Type I Type II

100% 29%

100% 27% 85% 67% 87%

100% 100% 100% 77% 96%
46

Type III 80% Type IV 67% Overall 84%

Precision Measurement
Clone Type Standard Flexible Full Pt-Printing Pt-Printing NICAD

Type I Type II

100% 94%

100% 94% 81% 79% 89%

100% 97% 96% 89% 95%
47

Type III 85% Type IV 81% Overall 90%

Other Issues 

Time and memory requirements 

Can report fine-grained comparative timing and memory requirements for subject tools Can work subject system of any size, depending on the scalability of the subject tools Uses multi-processing to balance the load The subject tool should run in command line Should provide textual reports of the found clones
48 

Scalability of the framework   

Adapting tools to the framework 


Related Work: Tool Comparison Experiments 

Baily and Burd SCAM¶02 

3 CDs + 2 PDs Extensive to-date 6 CDs, C and Java systems 

Bellon et al. TSE¶07 
 



Koschke et al. WCRE¶06 Rysselberge and Demeyer ASE¶04
49

Related Work: Single Tool Evaluation Strategies 

Text-based 

Only example-based evaluation, no precision and recall evaluations except NICAD CP-Miner, for precision by examining 100 randomly selected fragments Cpdetector, in terms of both precision and recall (Type I & II). Deckard, for precision with examing 100 segments Kontogianis evaluated with IR-approach, system was oracled manually. Gabel et al., precision examined 30 fragments per experiment.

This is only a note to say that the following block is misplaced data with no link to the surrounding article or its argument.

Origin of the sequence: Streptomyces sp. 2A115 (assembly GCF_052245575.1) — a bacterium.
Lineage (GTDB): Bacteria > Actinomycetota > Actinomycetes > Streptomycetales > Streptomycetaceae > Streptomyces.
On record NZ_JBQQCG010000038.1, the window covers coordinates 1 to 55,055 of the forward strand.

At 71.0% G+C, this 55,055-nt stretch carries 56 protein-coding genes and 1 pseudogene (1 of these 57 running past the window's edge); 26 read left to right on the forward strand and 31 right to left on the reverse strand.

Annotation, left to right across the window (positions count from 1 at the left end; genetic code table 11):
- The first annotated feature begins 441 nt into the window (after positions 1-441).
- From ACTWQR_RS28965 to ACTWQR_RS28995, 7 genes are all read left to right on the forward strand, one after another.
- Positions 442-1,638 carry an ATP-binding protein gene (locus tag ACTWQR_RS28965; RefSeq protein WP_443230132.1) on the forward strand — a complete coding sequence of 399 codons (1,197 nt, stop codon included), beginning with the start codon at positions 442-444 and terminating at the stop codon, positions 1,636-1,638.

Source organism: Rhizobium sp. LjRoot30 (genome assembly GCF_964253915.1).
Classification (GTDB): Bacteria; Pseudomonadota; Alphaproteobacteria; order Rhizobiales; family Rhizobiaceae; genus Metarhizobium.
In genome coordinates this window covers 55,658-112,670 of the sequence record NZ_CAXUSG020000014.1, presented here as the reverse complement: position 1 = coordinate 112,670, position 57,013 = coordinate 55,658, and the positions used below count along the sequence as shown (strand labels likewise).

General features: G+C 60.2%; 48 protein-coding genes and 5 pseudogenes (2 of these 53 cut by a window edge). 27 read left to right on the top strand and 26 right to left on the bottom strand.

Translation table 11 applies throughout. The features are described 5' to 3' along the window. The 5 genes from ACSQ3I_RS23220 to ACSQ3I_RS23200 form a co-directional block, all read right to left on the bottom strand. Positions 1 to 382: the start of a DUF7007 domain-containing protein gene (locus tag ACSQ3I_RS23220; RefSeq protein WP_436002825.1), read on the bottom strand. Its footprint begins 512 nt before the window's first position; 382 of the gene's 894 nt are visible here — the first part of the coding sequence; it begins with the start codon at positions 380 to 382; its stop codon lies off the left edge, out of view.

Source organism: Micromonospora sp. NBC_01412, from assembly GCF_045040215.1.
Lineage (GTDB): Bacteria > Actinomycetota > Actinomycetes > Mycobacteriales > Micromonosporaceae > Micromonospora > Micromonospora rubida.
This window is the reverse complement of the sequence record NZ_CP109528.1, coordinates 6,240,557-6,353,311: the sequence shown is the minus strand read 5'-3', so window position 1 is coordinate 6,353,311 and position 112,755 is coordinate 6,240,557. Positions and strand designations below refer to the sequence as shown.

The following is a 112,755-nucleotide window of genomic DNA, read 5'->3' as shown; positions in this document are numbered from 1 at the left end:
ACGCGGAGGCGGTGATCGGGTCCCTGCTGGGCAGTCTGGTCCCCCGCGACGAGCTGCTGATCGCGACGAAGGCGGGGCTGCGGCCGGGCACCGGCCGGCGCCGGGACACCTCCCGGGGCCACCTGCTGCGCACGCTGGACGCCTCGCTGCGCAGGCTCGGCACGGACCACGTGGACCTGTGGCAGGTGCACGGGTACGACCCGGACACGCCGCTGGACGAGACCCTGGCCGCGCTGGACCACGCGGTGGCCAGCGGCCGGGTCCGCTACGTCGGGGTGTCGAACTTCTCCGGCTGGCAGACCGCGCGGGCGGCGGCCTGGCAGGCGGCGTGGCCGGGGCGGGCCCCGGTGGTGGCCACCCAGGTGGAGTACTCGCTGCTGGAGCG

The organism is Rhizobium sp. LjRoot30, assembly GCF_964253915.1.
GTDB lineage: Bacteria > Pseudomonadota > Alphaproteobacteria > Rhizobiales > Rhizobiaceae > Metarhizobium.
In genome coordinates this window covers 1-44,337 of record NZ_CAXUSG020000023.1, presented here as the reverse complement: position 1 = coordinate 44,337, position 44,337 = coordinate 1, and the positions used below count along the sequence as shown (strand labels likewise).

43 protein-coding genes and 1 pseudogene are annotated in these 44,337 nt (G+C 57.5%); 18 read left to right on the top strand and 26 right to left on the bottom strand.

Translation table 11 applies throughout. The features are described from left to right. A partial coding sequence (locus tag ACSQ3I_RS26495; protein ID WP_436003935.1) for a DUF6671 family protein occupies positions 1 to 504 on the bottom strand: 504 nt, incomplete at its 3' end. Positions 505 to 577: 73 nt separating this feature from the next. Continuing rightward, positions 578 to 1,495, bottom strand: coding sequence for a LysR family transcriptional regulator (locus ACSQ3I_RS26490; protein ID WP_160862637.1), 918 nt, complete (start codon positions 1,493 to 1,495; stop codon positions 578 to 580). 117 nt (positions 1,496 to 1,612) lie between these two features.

50 

Token-based  

AST-based 
 

Metrics-based  

Graph-based 

Conclusion and Future Work 

Existing evaluation studies have several limitations 

Baker TSE¶07, Roy and Cordy SCP¶09/ICPC¶08 

We provided a mutation/injection-based automatic evaluation framework 


Evaluates precision and recall single tool Compare tools for precision and recall  

Effectiveness of this framework has been shown comparing NICAD variants We are planning to conduct a mega tool comparison experiment with the framework51

Acknowledgements 

Inspirations 


Rainer Koschke for Dagstuhl seminar 2006 Stefan Bellon et al., for beginning the road to meaningful evaluation & comparison For useful answers to our questions and worries For help in presenting, tuning and clarifying several of the papers of this work.
52 

Tool & method authors  

Anonymous referees & colleagues 

Questions?

53

References 

Roy, C.K., and Cordy, J.R. A Mutation / Injectionbased Automatic Framework for Evaluating Code Clone Detection Tools. In Mutation 2009, pp. 157166, IEEE Press, Denver, Colorado, USA, April 2009.